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Tuesday, January 26, 2010

Taking Notes

I've gotten all the notes back on my spec pilot and, for the most part, they're pretty good.

'Good' as in useful, even if not entirely positive.

I know I used to cringe (or worse) when I got a 'bad' note. It's not always an easy thing to take; Especially the straight-forward, brutal kind of honesty I ask for.

The kind that makes the lil' boy in me want to do that whole fetal-position-spin-in-a-circle-thing.

And, no, I'm not a masochist. (Tho' sometimes I wonder...)

Truth be told, I'm still not entirely comfortable with the feelings that tag along with 'brutal honesty' but I can't argue with the results.

I've found that when people are encouraged to talk freely, they say all sorts of interesting things; they let it get personal. They get emotional.

And, to me, emotion is good -- better if it comes with all sorts of technical insights (better act outs, etc), but emotional impact lets me know I'm on the right track.

Though, more often than not, it tells me where I'm weak.

As I'm prepping my 2nd draft of this thing I'm looking over my scratch pad and... wow... there's quite a lot to run with here -- which leads me to my second point:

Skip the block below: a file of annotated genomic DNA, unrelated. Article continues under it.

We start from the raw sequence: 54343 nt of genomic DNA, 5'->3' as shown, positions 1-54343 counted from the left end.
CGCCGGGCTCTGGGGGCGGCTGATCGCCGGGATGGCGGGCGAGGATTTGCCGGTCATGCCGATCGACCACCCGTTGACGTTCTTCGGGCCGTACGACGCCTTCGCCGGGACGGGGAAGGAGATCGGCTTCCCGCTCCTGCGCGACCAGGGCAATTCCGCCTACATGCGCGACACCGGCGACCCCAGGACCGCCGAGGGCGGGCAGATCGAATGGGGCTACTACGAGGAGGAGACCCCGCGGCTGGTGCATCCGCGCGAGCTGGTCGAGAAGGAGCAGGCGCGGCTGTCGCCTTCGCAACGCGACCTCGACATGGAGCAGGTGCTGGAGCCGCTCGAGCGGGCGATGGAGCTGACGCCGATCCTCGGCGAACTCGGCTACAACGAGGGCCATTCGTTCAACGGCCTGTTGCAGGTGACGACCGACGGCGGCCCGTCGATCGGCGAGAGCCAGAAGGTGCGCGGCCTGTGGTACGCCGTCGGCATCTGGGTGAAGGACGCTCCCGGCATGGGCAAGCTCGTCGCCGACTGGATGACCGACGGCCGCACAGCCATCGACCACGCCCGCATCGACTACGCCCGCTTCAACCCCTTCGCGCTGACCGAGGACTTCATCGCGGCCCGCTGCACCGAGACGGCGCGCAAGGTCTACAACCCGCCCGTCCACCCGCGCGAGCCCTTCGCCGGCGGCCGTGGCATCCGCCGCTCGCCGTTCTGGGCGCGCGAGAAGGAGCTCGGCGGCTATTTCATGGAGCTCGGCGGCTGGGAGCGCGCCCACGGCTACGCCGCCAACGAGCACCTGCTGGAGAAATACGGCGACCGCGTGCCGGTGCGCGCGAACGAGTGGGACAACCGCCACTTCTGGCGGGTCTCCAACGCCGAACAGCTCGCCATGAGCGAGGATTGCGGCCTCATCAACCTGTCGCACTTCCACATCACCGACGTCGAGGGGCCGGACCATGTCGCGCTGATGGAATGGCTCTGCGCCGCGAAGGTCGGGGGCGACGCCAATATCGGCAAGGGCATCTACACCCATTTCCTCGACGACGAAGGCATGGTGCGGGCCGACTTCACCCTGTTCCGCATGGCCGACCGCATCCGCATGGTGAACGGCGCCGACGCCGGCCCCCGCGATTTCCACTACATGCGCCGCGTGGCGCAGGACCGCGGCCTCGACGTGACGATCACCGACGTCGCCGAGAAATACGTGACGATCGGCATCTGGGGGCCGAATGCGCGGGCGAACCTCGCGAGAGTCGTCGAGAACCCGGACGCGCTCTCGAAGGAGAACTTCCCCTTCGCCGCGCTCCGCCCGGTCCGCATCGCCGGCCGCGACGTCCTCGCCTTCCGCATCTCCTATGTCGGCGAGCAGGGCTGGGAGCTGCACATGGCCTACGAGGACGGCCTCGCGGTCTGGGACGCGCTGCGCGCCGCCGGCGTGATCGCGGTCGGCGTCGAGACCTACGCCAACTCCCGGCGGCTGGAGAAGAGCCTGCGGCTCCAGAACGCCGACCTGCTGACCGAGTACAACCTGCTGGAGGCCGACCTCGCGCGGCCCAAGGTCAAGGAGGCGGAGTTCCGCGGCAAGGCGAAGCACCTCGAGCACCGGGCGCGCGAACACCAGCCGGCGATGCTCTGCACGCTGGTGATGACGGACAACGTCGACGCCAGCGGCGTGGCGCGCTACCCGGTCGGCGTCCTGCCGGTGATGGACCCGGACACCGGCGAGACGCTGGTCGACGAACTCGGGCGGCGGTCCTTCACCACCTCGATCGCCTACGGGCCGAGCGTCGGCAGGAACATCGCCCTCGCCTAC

Finding the common denominators.

I've found that I can get 5 different sets of notes and each of them can have wildly different ideas of what works and what doesn't.

What some love, others hate.

And yet, often there are similarities; 3 out of 5 will like this or (if I'm lucky) 4 will think that plot point needs to be expanded upon.

Often it's not quite that cut and dry... and that's why the fun part is in figuring out which suggestions help me tell the best version of the story I'm trying to tell.

'Cause there's always that bit of 'I'd totally do it this way' or 'You should do this'; usually they're valid (and welcome) suggestions... but sometimes they can distract from whatever bee is buzzing around in my head.

The hard part is making that distinction between what's a 'great idea' and what's a 'great idea for the show I'm trying to put together'.

Sometimes that distinction is isn't easy to see. Sometimes I gotta just pick up a shovel and go exploring.

Find out the hard way.

That means a whole lot of scenes that'll never see the light of day or cool lines of dialogue that'll end up not working. Characters made and lost or changed irrevocably with a few bangs on the delete key.

Sometimes it means getting lost in the woods or hitting a dead end or getting trapped in a causal-loop.

Mostly it means getting my hands deep into the script while trying to remember why I wrote this damned thing and cursing myself for not thinking of that in the first place.

In short: It's really a whole lot of fun.


P.S: Hey, remember that new Oh Canada! Video I was talking about? It's officially up -- unfortunately Much Music is all against embedding videos, so you get a rather boring link instead.

Check it out here.

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